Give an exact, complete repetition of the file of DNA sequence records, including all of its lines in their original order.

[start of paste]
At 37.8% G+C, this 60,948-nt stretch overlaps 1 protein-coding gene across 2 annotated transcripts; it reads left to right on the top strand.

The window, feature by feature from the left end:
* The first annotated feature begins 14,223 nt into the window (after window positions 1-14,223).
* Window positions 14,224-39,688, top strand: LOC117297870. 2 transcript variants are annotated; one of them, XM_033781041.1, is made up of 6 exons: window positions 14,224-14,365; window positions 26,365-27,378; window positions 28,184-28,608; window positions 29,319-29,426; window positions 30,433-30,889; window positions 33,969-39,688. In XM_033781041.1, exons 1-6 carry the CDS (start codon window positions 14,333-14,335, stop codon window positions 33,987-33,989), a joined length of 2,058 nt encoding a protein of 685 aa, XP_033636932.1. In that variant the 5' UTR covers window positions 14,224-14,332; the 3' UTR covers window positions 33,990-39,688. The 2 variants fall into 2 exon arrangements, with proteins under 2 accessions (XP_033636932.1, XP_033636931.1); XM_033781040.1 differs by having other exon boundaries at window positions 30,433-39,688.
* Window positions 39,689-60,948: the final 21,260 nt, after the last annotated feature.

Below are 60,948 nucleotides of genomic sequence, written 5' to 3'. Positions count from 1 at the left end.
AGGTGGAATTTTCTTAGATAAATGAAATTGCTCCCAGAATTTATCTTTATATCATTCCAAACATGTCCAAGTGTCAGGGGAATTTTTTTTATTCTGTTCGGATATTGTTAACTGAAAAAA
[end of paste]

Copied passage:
At 37.8% G+C, this 60,948-nt stretch overlaps 1 protein-coding gene across 2 annotated transcripts; it reads left to right on the top strand.

The window, feature by feature from the left end:
* The first annotated feature begins 14,223 nt into the window (after window positions 1-14,223).
* Window positions 14,224-39,688, top strand: LOC117297870. 2 transcript variants are annotated; one of them, XM_033781041.1, is made up of 6 exons: window positions 14,224-14,365; window positions 26,365-27,378; window positions 28,184-28,608; window positions 29,319-29,426; window positions 30,433-30,889; window positions 33,969-39,688. In XM_033781041.1, exons 1-6 carry the CDS (start codon window positions 14,333-14,335, stop codon window positions 33,987-33,989), a joined length of 2,058 nt encoding a protein of 685 aa, XP_033636932.1. In that variant the 5' UTR covers window positions 14,224-14,332; the 3' UTR covers window positions 33,990-39,688. The 2 variants fall into 2 exon arrangements, with proteins under 2 accessions (XP_033636932.1, XP_033636931.1); XM_033781040.1 differs by having other exon boundaries at window positions 30,433-39,688.
* Window positions 39,689-60,948: the final 21,260 nt, after the last annotated feature.

Below are 60,948 nucleotides of genomic sequence, written 5' to 3'. Positions count from 1 at the left end.
AGGTGGAATTTTCTTAGATAAATGAAATTGCTCCCAGAATTTATCTTTATATCATTCCAAACATGTCCAAGTGTCAGGGGAATTTTTTTTATTCTGTTCGGATATTGTTAACTGAAAAAA